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The Dirty Dozen (1967)

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NOTE: This commentary is only available on the May 2006 Special Edition.

Commentaries on this disc:

Commentary 1: Actors Jim Brown, Trini Lopez, Stuart Cooper, and Colin Maitland, producer Kenneth Hyman, novelist E.M. Nathanson, film historian David J. Schow, and military advisor Captain Dale Dye Rating:5.7/10 (3 votes) [graph]Login to vote or review
Reviewed by frankasu03 on March 7th, 2016:Find all reviews by frankasu03
Sometimes I worry that a group commentary, combining so many participants, might be edited poorly. That disconnect from the on-screen action is very disconcerting, especially when you're committed to a 2 hour plus commentary track. Thankfully, the separate participants for the "Dirty Dozen" commentary are "patched in" at regular intervals, and their comments frequently relate to the on-screen action. No surprise here, that the standout on this group track is Captain Dale Dye. Meticulous attention to detail, on everything from the uniforms, to the tactics and vehicles employed throughout the feature. Some might call it "nit-picking," but it is Dye's job as a technical advisor to be so strident in his attention to detail. I thought it was fascinating. In fact, if Dye wants to record commentaries for all the great "War films," I would fall in line ASAP. 2nd place belongs to David J Schow, both for entertainingly relaying Robert Aldrich's production correspondence, and for his interview with the original author, E.M. Nathanson. Much ground is covered, from the real-life (or not) inspiration for the 'Dozen,' to the subsequent books that continue the adventures of Major Reisman and company. Insight from the actors peppers the remainder of the commentary, giving a very thorough account of the making of this action classic. 7.5/10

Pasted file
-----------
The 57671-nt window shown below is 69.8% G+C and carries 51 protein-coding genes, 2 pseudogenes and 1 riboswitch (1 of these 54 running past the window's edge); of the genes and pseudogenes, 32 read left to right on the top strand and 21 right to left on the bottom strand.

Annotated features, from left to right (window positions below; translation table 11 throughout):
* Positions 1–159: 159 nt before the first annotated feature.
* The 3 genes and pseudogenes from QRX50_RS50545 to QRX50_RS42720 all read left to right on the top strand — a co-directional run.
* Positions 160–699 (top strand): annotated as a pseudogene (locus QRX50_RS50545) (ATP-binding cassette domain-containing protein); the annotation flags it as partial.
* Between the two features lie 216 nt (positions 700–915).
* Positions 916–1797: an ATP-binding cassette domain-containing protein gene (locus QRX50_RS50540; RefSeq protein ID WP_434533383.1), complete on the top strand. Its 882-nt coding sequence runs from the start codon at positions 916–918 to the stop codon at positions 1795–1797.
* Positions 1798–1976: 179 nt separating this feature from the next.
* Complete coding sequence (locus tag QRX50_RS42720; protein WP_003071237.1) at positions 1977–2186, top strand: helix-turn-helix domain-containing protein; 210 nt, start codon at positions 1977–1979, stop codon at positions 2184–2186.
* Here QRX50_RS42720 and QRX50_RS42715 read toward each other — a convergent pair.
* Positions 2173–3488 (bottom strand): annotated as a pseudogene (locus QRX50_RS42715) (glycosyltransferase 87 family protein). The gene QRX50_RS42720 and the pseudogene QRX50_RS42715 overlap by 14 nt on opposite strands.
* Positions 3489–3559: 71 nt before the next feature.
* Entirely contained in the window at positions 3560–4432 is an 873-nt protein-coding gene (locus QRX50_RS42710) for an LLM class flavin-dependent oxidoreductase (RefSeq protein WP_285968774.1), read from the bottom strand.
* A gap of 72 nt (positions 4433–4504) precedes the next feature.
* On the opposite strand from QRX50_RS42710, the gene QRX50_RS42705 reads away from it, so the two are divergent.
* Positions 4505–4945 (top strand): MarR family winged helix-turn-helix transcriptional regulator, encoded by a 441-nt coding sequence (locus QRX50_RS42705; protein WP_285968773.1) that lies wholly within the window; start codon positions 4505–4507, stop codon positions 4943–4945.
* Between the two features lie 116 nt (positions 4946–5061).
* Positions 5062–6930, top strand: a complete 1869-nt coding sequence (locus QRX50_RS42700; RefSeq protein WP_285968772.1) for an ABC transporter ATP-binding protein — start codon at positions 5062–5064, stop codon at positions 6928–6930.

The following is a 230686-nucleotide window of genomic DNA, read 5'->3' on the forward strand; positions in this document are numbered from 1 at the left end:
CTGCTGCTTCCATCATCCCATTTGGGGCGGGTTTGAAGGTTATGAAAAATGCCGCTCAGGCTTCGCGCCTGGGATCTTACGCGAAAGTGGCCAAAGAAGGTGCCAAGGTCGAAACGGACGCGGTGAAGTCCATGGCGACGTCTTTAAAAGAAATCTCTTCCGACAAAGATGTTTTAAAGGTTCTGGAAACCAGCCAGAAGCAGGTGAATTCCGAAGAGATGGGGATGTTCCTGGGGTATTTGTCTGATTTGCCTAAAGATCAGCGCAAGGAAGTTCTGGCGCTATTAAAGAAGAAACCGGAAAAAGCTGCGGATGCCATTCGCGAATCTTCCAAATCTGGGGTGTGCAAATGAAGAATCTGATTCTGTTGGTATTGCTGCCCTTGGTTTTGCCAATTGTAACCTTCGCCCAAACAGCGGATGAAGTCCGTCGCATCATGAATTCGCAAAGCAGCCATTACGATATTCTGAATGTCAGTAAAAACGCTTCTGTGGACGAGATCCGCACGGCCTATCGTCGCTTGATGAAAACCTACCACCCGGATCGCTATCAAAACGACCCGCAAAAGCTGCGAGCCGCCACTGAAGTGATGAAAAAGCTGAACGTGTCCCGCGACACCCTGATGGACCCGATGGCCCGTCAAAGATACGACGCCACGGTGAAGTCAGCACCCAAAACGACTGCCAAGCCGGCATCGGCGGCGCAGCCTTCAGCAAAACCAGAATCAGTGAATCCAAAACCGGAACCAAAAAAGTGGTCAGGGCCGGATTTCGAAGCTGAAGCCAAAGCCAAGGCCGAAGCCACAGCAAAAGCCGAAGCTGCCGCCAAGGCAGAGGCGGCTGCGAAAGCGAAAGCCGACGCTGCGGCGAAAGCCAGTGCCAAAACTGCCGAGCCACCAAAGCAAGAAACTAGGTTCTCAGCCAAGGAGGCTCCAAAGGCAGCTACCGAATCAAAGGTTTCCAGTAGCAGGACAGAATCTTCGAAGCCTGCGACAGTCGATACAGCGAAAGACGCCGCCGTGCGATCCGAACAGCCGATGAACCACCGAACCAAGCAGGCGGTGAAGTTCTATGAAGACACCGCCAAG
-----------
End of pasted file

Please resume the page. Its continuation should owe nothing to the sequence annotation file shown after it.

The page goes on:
Reviewed by badge on September 20th, 2016:Find all reviews by badge
Pretty early in the commentary there’s a letter to the studio by Aldrich read verbatim, which is a fascinating insight into the pre-production thinking behind the film. They couldn’t get any of the major players to appear on the track (well, almost none of them are around now), but a couple of the ‘back six’ as they were called, are on hand to share memories of working on the production (there’s a funny anecdote about Trini Lopez’s role being quickly rewritten). Surprisingly the writer of the source novel is still alive and typing and gives some interesting insights into the differences between the novel and film. What could have been an all-round enthusiastic and easy-going track is, however, marred by the intrusions of a tiresome military pedagogue who goes into lecture mode from the get-go and spends the entire film nitpicking and repeatedly complaining that everything is “nonsense”. Near the end, when he makes the casual aside that he “wouldn’t care much” about killing women or children, he stops coming across as merely pedantic and instead becomes just plain abnormal.